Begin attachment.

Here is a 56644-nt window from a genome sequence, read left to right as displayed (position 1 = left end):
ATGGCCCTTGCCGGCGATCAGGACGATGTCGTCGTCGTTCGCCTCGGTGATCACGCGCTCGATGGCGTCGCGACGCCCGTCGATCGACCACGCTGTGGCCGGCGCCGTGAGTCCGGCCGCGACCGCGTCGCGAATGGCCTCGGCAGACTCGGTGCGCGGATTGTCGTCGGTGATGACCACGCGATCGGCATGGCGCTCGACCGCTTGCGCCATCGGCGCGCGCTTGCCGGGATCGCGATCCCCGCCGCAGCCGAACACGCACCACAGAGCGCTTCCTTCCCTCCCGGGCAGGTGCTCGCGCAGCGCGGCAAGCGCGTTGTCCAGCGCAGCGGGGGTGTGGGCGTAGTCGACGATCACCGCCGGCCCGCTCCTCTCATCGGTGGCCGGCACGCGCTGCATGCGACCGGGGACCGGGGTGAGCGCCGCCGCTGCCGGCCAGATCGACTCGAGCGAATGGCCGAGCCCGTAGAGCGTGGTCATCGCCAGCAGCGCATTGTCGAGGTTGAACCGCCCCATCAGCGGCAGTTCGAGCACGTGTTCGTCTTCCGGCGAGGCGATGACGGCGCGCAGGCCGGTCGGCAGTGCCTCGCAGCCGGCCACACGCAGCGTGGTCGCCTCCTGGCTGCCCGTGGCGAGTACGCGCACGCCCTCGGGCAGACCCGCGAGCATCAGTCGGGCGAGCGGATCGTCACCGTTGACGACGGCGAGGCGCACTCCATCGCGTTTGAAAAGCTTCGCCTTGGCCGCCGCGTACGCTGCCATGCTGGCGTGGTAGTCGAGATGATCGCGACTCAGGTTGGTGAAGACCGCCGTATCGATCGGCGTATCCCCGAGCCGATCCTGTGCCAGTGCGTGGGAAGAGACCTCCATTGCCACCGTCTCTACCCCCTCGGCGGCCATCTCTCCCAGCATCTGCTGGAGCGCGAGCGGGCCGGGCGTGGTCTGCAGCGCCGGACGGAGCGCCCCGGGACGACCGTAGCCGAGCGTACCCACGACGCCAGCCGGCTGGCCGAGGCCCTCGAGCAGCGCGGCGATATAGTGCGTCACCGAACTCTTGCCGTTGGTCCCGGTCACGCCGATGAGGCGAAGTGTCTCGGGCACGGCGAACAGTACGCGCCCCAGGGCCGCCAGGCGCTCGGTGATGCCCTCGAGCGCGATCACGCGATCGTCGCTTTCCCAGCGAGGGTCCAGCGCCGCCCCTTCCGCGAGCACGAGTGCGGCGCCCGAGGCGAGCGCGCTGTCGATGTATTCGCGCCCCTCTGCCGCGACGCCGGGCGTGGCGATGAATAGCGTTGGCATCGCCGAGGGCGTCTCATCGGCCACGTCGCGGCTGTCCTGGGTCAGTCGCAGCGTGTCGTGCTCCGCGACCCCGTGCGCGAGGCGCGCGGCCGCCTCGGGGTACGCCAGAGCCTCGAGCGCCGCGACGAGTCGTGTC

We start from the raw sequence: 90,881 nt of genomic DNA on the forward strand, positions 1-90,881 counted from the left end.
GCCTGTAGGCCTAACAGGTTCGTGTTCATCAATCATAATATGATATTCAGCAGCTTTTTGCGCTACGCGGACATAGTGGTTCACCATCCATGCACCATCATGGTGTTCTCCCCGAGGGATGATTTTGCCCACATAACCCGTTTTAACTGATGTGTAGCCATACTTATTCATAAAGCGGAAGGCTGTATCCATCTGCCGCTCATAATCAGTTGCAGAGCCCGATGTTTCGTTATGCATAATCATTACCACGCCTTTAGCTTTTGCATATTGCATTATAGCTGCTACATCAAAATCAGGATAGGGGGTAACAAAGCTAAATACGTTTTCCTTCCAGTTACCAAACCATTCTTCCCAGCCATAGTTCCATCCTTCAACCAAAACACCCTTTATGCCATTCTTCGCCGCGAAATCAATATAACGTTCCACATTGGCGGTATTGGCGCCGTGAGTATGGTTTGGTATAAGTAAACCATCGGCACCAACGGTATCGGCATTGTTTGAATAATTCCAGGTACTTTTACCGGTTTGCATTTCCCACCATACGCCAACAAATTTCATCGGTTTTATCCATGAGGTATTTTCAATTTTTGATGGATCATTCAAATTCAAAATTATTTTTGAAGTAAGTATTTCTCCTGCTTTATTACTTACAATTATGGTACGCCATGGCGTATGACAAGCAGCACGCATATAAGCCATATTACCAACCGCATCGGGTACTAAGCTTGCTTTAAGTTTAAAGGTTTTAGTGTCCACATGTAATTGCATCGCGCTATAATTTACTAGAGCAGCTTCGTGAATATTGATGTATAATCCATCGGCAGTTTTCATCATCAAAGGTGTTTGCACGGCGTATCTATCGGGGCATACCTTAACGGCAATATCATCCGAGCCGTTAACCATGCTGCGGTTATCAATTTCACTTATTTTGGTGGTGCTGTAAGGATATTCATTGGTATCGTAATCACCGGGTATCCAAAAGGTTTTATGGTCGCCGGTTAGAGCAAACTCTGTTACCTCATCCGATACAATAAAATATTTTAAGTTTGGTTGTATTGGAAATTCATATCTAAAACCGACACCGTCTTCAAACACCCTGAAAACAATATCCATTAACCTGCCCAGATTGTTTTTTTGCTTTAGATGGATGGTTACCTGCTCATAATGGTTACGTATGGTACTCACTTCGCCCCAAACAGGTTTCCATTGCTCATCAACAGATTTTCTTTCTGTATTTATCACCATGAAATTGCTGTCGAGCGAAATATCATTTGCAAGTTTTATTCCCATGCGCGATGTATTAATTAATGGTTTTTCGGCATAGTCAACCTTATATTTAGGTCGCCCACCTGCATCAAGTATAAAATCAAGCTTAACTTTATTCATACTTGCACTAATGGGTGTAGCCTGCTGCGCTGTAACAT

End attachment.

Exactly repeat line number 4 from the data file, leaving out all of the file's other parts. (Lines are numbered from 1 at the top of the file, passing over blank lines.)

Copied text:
GCCTGTAGGCCTAACAGGTTCGTGTTCATCAATCATAATATGATATTCAGCAGCTTTTTGCGCTACGCGGACATAGTGGTTCACCATCCATGCACCATCATGGTGTTCTCCCCGAGGGATGATTTTGCCCACATAACCCGTTTTAACTGATGTGTAGCCATACTTATTCATAAAGCGGAAGGCTGTATCCATCTGCCGCTCATAATCAGTTGCAGAGCCCGATGTTTCGTTATGCATAATCATTACCACGCCTTTAGCTTTTGCATATTGCATTATAGCTGCTACATCAAAATCAGGATAGGGGGTAACAAAGCTAAATACGTTTTCCTTCCAGTTACCAAACCATTCTTCCCAGCCATAGTTCCATCCTTCAACCAAAACACCCTTTATGCCATTCTTCGCCGCGAAATCAATATAACGTTCCACATTGGCGGTATTGGCGCCGTGAGTATGGTTTGGTATAAGTAAACCATCGGCACCAACGGTATCGGCATTGTTTGAATAATTCCAGGTACTTTTACCGGTTTGCATTTCCCACCATACGCCAACAAATTTCATCGGTTTTATCCATGAGGTATTTTCAATTTTTGATGGATCATTCAAATTCAAAATTATTTTTGAAGTAAGTATTTCTCCTGCTTTATTACTTACAATTATGGTACGCCATGGCGTATGACAAGCAGCACGCATATAAGCCATATTACCAACCGCATCGGGTACTAAGCTTGCTTTAAGTTTAAAGGTTTTAGTGTCCACATGTAATTGCATCGCGCTATAATTTACTAGAGCAGCTTCGTGAATATTGATGTATAATCCATCGGCAGTTTTCATCATCAAAGGTGTTTGCACGGCGTATCTATCGGGGCATACCTTAACGGCAATATCATCCGAGCCGTTAACCATGCTGCGGTTATCAATTTCACTTATTTTGGTGGTGCTGTAAGGATATTCATTGGTATCGTAATCACCGGGTATCCAAAAGGTTTTATGGTCGCCGGTTAGAGCAAACTCTGTTACCTCATCCGATACAATAAAATATTTTAAGTTTGGTTGTATTGGAAATTCATATCTAAAACCGACACCGTCTTCAAACACCCTGAAAACAATATCCATTAACCTGCCCAGATTGTTTTTTTGCTTTAGATGGATGGTTACCTGCTCATAATGGTTACGTATGGTACTCACTTCGCCCCAAACAGGTTTCCATTGCTCATCAACAGATTTTCTTTCTGTATTTATCACCATGAAATTGCTGTCGAGCGAAATATCATTTGCAAGTTTTATTCCCATGCGCGATGTATTAATTAATGGTTTTTCGGCATAGTCAACCTTATATTTAGGTCGCCCACCTGCATCAAGTATAAAATCAAGCTTAACTTTATTCATACTTGCACTAATGGGTGTAGCCTGCTGCGCTGTAACAT